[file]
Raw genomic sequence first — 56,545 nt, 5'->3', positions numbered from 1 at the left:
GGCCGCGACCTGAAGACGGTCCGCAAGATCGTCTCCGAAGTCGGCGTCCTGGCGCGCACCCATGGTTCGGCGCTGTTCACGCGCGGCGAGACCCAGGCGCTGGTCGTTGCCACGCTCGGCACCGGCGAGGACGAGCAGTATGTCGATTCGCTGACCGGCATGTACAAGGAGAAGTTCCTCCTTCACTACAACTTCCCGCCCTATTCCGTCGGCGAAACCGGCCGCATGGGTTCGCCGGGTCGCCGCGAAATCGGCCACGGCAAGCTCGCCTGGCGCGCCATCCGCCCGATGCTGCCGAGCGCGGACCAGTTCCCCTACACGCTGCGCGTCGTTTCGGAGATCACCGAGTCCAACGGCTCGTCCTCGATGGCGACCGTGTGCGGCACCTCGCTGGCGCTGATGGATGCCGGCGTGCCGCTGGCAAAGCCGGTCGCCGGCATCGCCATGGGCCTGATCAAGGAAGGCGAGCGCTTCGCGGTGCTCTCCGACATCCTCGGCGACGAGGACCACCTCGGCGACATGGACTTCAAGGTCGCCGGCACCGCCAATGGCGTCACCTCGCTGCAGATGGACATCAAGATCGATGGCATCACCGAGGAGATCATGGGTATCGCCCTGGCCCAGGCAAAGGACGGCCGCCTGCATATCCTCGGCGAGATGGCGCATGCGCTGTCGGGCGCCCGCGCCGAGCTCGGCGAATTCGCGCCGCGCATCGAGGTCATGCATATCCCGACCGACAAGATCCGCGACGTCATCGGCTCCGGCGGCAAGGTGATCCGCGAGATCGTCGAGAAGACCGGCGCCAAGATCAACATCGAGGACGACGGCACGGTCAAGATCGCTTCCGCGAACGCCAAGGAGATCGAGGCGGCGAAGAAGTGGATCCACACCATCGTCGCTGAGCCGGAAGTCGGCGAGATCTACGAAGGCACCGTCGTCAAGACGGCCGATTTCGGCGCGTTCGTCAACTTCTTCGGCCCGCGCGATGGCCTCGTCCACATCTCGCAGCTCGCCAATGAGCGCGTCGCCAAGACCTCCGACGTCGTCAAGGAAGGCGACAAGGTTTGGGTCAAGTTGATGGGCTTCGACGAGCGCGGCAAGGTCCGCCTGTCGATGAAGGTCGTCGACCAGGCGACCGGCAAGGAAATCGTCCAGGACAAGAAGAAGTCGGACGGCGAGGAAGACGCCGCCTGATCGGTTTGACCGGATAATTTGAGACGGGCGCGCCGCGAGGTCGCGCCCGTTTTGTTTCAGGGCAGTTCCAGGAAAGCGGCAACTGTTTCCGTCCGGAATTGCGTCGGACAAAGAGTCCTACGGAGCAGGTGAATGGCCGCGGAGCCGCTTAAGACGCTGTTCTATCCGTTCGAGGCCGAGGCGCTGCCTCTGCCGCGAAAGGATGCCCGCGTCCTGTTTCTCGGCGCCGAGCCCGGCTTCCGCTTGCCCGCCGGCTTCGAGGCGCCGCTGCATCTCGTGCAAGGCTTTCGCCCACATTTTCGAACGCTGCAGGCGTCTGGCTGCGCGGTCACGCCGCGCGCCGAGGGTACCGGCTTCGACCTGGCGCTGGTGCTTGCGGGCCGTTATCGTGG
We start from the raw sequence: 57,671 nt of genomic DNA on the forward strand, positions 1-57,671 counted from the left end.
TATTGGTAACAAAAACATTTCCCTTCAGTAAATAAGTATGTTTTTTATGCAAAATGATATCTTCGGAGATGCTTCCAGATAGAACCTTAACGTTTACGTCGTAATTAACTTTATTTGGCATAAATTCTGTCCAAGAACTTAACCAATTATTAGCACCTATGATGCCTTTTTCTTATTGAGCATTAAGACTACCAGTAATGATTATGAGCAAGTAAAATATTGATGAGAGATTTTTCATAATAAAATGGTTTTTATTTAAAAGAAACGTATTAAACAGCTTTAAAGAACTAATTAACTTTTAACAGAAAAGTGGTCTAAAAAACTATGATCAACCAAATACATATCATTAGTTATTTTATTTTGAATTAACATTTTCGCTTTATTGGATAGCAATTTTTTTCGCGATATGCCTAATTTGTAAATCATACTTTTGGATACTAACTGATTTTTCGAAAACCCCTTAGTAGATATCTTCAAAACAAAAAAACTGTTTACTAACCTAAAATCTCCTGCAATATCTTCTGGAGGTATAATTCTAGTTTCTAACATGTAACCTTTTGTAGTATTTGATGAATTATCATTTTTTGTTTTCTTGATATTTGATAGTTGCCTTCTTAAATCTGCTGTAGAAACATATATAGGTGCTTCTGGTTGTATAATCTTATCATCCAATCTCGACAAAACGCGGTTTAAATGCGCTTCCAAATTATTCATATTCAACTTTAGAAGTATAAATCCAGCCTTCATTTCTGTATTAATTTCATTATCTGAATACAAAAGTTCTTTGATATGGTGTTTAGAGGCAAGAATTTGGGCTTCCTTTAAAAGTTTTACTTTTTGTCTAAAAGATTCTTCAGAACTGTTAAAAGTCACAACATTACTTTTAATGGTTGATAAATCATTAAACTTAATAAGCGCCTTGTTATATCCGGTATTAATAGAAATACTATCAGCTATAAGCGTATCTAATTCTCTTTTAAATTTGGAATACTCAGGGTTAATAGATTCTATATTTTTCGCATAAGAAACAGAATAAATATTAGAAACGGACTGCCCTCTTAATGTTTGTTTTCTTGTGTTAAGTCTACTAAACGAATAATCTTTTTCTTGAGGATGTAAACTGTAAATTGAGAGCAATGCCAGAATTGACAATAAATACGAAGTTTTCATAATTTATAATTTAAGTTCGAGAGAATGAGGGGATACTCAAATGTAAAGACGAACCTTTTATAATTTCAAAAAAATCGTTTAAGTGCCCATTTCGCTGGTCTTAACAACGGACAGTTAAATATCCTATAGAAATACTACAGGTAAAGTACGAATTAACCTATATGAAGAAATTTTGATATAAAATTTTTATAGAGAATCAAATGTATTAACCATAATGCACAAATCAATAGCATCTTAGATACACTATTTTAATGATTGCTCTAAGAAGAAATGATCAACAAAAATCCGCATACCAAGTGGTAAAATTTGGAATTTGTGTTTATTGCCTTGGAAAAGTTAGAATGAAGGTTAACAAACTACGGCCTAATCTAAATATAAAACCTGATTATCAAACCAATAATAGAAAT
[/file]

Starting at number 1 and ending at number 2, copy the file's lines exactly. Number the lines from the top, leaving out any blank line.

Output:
Raw genomic sequence first — 56,545 nt, 5'->3', positions numbered from 1 at the left:
GGCCGCGACCTGAAGACGGTCCGCAAGATCGTCTCCGAAGTCGGCGTCCTGGCGCGCACCCATGGTTCGGCGCTGTTCACGCGCGGCGAGACCCAGGCGCTGGTCGTTGCCACGCTCGGCACCGGCGAGGACGAGCAGTATGTCGATTCGCTGACCGGCATGTACAAGGAGAAGTTCCTCCTTCACTACAACTTCCCGCCCTATTCCGTCGGCGAAACCGGCCGCATGGGTTCGCCGGGTCGCCGCGAAATCGGCCACGGCAAGCTCGCCTGGCGCGCCATCCGCCCGATGCTGCCGAGCGCGGACCAGTTCCCCTACACGCTGCGCGTCGTTTCGGAGATCACCGAGTCCAACGGCTCGTCCTCGATGGCGACCGTGTGCGGCACCTCGCTGGCGCTGATGGATGCCGGCGTGCCGCTGGCAAAGCCGGTCGCCGGCATCGCCATGGGCCTGATCAAGGAAGGCGAGCGCTTCGCGGTGCTCTCCGACATCCTCGGCGACGAGGACCACCTCGGCGACATGGACTTCAAGGTCGCCGGCACCGCCAATGGCGTCACCTCGCTGCAGATGGACATCAAGATCGATGGCATCACCGAGGAGATCATGGGTATCGCCCTGGCCCAGGCAAAGGACGGCCGCCTGCATATCCTCGGCGAGATGGCGCATGCGCTGTCGGGCGCCCGCGCCGAGCTCGGCGAATTCGCGCCGCGCATCGAGGTCATGCATATCCCGACCGACAAGATCCGCGACGTCATCGGCTCCGGCGGCAAGGTGATCCGCGAGATCGTCGAGAAGACCGGCGCCAAGATCAACATCGAGGACGACGGCACGGTCAAGATCGCTTCCGCGAACGCCAAGGAGATCGAGGCGGCGAAGAAGTGGATCCACACCATCGTCGCTGAGCCGGAAGTCGGCGAGATCTACGAAGGCACCGTCGTCAAGACGGCCGATTTCGGCGCGTTCGTCAACTTCTTCGGCCCGCGCGATGGCCTCGTCCACATCTCGCAGCTCGCCAATGAGCGCGTCGCCAAGACCTCCGACGTCGTCAAGGAAGGCGACAAGGTTTGGGTCAAGTTGATGGGCTTCGACGAGCGCGGCAAGGTCCGCCTGTCGATGAAGGTCGTCGACCAGGCGACCGGCAAGGAAATCGTCCAGGACAAGAAGAAGTCGGACGGCGAGGAAGACGCCGCCTGATCGGTTTGACCGGATAATTTGAGACGGGCGCGCCGCGAGGTCGCGCCCGTTTTGTTTCAGGGCAGTTCCAGGAAAGCGGCAACTGTTTCCGTCCGGAATTGCGTCGGACAAAGAGTCCTACGGAGCAGGTGAATGGCCGCGGAGCCGCTTAAGACGCTGTTCTATCCGTTCGAGGCCGAGGCGCTGCCTCTGCCGCGAAAGGATGCCCGCGTCCTGTTTCTCGGCGCCGAGCCCGGCTTCCGCTTGCCCGCCGGCTTCGAGGCGCCGCTGCATCTCGTGCAAGGCTTTCGCCCACATTTTCGAACGCTGCAGGCGTCTGGCTGCGCGGTCACGCCGCGCGCCGAGGGTACCGGCTTCGACCTGGCGCTGGTGCTTGCGGGCCGTTATCGTGG